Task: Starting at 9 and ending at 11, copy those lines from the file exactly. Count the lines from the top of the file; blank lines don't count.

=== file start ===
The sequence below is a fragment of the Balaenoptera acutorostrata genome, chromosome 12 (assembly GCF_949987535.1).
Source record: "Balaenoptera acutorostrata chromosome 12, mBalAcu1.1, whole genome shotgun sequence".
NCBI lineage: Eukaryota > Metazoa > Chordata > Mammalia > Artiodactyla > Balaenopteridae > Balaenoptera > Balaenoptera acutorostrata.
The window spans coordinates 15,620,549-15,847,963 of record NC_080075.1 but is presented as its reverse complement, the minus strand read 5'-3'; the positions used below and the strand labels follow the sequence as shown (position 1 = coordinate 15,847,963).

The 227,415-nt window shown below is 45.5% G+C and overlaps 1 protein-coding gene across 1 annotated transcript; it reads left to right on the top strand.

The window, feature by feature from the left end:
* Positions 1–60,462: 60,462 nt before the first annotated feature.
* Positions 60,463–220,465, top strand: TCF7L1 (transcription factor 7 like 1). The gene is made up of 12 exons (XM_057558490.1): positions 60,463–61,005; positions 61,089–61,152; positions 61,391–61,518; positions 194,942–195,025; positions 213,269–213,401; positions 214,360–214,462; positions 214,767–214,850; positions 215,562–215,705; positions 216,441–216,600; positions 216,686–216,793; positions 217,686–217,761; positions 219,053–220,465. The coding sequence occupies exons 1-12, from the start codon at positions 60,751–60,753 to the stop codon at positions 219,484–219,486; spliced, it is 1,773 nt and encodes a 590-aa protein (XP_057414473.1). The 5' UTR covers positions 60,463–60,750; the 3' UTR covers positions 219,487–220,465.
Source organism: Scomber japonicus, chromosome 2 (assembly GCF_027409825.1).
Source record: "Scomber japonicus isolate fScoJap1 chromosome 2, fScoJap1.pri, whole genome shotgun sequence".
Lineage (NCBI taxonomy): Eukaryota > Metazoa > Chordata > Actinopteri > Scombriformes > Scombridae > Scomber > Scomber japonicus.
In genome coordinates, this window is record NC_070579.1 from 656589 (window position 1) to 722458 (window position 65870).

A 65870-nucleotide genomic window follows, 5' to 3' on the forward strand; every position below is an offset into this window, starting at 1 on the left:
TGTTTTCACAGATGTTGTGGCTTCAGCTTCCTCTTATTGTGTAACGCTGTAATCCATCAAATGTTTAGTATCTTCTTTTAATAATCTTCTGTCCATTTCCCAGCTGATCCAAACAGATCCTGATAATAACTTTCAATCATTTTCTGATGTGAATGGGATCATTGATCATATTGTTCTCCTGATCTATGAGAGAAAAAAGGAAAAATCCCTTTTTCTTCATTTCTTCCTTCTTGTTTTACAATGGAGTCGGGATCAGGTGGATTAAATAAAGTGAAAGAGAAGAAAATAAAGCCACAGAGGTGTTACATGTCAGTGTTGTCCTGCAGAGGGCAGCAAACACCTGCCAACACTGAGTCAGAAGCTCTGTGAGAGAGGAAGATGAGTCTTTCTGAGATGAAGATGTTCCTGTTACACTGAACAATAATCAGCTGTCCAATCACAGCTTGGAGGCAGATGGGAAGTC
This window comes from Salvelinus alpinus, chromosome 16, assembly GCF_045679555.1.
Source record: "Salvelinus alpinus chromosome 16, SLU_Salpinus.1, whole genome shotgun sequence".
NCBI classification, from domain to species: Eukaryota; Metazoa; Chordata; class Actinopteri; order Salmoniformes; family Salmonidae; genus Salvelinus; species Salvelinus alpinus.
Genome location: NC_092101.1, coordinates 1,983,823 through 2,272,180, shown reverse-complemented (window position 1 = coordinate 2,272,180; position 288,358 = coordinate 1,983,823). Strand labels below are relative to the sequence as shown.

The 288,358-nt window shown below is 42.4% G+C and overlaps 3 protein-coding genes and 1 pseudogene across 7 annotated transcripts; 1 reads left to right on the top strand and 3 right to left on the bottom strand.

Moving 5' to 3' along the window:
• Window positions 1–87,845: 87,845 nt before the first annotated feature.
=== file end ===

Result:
Source organism: Scomber japonicus, chromosome 2 (assembly GCF_027409825.1).
Source record: "Scomber japonicus isolate fScoJap1 chromosome 2, fScoJap1.pri, whole genome shotgun sequence".
Lineage (NCBI taxonomy): Eukaryota > Metazoa > Chordata > Actinopteri > Scombriformes > Scombridae > Scomber > Scomber japonicus.